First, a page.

Indonesian jailed on terror charges

Court rules 25-year-old's gun was to be used to train fighters.

    Wibowo, centre, said he got the gun while fighting Christians in Ambon, the capital of Maluku province

    Indonesian authorities say Wibowo was a member of JI, the group blamed for a series of attacks on Western attacks in Indonesia since 2002.
     
    They included nightclub and restaurant bombings on the resort island of Bali and bombings at the Australian embassy and the JW Marriot hotel in Jakarta.
     
    Abu Bakar Bashir, an Indonesian of Yemeni descent, is thought to be JI's spiritual leader.
     
    He was released earlier this year after serving two years and two months in prison for openly backing the 2002 bombings and has since returned to the Ngruki pesantren, the Islamic school he co-founded on the outskirts of Solo Indonesia.
     

    Jemaah Islamiyah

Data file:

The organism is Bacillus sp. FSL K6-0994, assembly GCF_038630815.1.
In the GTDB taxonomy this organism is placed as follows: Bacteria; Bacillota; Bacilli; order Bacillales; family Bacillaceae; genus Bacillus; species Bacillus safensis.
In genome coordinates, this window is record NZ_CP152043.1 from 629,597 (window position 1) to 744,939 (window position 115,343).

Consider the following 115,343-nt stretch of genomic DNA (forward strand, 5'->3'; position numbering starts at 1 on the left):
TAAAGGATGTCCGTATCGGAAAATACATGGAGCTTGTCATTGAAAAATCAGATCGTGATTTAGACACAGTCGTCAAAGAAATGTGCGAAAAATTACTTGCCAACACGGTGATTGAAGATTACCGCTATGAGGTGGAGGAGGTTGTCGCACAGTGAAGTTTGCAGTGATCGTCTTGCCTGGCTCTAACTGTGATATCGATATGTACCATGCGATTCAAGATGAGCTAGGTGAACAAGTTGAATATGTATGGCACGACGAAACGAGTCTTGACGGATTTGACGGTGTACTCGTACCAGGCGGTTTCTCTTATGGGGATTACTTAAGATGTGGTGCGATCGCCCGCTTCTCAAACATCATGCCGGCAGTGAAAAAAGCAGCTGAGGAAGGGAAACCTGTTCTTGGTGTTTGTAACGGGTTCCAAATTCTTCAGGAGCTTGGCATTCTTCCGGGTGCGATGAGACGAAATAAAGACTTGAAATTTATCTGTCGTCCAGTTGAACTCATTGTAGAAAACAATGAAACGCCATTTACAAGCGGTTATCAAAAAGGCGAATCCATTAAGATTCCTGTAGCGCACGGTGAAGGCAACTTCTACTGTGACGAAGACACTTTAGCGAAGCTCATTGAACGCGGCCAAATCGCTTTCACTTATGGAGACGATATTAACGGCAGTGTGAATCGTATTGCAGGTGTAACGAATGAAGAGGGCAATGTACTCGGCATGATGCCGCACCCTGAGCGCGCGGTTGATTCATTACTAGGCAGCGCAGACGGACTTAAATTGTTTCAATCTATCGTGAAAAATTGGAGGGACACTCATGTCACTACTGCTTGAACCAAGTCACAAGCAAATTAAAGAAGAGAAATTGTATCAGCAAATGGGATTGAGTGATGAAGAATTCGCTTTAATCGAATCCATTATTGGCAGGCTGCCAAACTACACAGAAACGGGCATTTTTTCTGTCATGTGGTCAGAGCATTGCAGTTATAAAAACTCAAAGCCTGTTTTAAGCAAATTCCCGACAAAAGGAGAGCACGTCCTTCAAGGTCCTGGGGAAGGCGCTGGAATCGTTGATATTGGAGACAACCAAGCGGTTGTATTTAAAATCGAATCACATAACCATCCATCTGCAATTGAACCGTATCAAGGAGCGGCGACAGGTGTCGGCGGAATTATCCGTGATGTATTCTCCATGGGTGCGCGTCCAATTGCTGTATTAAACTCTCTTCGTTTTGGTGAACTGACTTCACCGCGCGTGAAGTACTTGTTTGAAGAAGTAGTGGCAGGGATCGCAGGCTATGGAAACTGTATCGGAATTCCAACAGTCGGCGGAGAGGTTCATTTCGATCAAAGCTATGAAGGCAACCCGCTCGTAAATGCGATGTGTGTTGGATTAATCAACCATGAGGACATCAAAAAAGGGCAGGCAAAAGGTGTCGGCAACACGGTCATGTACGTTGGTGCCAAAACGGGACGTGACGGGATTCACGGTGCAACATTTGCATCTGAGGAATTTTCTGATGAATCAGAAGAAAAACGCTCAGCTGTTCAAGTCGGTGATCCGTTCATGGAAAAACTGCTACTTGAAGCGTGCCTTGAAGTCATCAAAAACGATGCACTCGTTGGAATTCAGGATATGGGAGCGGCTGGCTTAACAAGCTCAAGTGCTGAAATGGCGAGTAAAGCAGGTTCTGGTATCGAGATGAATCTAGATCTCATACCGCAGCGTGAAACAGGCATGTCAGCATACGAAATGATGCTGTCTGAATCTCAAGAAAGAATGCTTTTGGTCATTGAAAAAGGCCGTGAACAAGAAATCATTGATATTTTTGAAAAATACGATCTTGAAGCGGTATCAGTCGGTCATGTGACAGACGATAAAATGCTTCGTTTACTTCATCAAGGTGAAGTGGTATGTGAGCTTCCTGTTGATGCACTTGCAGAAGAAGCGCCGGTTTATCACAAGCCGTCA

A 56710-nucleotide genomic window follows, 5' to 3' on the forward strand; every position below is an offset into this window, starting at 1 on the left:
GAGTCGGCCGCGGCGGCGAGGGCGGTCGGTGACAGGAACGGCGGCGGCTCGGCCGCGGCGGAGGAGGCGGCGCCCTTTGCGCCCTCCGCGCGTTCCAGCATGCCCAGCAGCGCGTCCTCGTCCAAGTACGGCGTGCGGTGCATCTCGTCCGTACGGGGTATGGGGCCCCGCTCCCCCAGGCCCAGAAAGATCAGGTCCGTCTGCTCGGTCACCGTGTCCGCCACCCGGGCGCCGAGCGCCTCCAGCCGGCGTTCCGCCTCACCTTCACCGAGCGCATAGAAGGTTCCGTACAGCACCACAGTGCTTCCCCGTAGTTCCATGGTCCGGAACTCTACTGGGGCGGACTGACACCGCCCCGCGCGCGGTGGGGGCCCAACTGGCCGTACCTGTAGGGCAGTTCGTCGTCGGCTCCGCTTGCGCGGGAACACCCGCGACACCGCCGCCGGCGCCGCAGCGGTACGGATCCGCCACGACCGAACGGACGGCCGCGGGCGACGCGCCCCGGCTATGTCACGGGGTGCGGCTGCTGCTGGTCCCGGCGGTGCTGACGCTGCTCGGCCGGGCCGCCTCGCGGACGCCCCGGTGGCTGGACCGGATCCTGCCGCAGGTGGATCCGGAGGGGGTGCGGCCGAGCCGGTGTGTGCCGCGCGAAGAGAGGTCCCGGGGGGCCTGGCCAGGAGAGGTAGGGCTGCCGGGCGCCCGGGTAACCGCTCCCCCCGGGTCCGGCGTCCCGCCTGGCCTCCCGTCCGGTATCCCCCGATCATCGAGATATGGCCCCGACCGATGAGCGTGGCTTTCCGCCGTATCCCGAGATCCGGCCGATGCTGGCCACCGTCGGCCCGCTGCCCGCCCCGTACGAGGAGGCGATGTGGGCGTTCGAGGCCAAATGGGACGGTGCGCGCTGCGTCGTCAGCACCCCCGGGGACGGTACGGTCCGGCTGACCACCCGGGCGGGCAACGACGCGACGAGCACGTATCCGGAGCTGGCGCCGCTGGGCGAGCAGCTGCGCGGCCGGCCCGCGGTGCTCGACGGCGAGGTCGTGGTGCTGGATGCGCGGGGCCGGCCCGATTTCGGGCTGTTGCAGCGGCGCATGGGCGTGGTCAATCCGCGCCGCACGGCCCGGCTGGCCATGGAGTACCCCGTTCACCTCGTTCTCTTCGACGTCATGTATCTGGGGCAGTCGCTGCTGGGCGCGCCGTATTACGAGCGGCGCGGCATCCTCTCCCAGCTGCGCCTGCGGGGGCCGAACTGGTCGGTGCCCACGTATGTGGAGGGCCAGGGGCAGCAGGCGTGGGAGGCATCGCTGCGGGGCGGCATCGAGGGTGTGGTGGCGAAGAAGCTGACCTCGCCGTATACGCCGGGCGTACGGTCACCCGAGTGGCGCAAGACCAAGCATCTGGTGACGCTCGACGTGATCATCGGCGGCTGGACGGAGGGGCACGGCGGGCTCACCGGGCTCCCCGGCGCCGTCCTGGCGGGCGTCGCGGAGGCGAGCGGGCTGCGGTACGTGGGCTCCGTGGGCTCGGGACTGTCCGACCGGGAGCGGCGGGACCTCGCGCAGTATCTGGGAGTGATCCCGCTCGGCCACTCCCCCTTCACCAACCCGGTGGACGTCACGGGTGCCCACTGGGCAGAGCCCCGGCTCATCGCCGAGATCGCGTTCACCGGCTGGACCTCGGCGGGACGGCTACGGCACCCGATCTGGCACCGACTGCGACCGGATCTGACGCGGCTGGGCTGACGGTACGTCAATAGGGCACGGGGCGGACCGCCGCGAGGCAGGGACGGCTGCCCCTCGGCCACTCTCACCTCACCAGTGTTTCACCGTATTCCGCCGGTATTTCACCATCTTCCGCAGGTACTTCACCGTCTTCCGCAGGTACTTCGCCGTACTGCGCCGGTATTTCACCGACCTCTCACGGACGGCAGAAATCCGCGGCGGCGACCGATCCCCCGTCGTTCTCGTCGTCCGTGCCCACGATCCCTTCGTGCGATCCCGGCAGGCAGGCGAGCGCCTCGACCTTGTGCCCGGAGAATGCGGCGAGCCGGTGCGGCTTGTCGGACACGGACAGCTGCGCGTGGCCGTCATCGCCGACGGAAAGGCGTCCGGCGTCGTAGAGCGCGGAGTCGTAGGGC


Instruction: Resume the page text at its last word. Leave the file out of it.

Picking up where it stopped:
Means Islamic Organisation in Arabic.

    Seeks to establish pan-Islamic state across Southeast Asia.

    Allegedly has cells in Indonesia, Malaysia, Singapore and the Philippines.

    JI, whose name dates to the early 1970s, traces its roots to Darul Islam, a violent movement advocating the application of Islamic law in Indonesia.
     
    The last known attack carried out by JI was on October 1, 2005, when a wave of suicide bombings killed at least 19 people and wounded more than 100 in Bali.
     
    Experts disagree on the extent to which JI might have ties to al-Qaeda.
     
    Some say JI is al-Qaeda's Southeast Asian wing while others argue that JI's regional goals do not match al-Qaeda's global ambitions. Abu Bakar Bashir has denied any connection with al-Qaeda.
     
    Western and Asian intelligence officials say that while JI's recruitment continues, there are some indications that its support base is shrinking.

    SOURCE: Al Jazeera and agencies


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